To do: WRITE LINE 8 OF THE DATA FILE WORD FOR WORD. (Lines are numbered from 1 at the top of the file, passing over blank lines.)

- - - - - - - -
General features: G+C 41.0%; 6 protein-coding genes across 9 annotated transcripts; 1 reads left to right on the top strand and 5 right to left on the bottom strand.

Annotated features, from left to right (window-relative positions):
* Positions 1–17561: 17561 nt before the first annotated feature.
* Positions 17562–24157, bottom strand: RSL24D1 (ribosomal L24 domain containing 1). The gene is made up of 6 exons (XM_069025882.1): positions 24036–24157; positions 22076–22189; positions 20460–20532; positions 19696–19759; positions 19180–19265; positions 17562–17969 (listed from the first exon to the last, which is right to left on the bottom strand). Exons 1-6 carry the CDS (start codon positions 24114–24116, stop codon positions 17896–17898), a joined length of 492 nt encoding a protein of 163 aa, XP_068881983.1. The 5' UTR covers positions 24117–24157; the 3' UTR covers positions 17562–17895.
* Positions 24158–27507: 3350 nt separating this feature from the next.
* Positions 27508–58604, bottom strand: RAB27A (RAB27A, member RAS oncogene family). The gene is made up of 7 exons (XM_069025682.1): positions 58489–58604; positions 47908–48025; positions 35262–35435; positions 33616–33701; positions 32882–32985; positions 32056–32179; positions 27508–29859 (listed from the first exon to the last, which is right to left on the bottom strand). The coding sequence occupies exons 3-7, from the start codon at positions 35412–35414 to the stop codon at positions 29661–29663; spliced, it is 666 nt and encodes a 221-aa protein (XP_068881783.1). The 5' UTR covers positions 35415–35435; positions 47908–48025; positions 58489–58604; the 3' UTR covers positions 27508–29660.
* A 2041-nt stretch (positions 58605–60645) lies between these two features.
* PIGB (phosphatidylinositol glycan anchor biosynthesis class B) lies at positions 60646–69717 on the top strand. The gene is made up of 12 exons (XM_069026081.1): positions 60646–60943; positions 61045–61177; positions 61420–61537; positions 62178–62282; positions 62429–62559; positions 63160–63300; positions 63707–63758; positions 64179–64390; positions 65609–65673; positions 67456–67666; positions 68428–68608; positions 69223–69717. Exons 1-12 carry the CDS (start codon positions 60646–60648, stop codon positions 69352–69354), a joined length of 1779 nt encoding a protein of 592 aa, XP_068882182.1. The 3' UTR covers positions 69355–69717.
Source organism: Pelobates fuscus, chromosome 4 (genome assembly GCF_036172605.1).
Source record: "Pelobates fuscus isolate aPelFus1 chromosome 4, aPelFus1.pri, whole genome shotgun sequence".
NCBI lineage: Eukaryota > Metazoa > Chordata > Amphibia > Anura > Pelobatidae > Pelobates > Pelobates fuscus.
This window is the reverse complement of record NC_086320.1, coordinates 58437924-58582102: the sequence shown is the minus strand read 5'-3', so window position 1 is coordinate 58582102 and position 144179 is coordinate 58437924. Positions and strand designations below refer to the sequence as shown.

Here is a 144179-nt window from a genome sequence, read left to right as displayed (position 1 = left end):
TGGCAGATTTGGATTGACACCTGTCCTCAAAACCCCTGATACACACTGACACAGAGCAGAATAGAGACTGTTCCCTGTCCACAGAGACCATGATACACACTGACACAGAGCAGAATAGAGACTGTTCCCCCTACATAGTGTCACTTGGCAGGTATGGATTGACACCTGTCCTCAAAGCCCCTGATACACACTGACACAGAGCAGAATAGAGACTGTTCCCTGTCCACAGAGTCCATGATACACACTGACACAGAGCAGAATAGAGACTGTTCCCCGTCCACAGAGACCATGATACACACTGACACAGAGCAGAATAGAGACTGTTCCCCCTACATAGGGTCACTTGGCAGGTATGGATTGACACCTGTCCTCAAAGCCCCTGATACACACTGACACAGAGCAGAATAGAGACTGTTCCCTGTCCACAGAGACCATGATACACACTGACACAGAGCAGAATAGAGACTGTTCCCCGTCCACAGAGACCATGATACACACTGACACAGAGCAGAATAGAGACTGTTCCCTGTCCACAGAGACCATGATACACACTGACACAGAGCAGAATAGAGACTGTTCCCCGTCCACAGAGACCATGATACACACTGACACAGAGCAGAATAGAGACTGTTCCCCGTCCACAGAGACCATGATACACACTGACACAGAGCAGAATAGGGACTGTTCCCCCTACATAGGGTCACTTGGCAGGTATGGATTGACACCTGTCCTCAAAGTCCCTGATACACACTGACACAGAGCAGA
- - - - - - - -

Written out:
* PIGB (phosphatidylinositol glycan anchor biosynthesis class B) lies at positions 60646–69717 on the top strand. The gene is made up of 12 exons (XM_069026081.1): positions 60646–60943; positions 61045–61177; positions 61420–61537; positions 62178–62282; positions 62429–62559; positions 63160–63300; positions 63707–63758; positions 64179–64390; positions 65609–65673; positions 67456–67666; positions 68428–68608; positions 69223–69717. Exons 1-12 carry the CDS (start codon positions 60646–60648, stop codon positions 69352–69354), a joined length of 1779 nt encoding a protein of 592 aa, XP_068882182.1. The 3' UTR covers positions 69355–69717.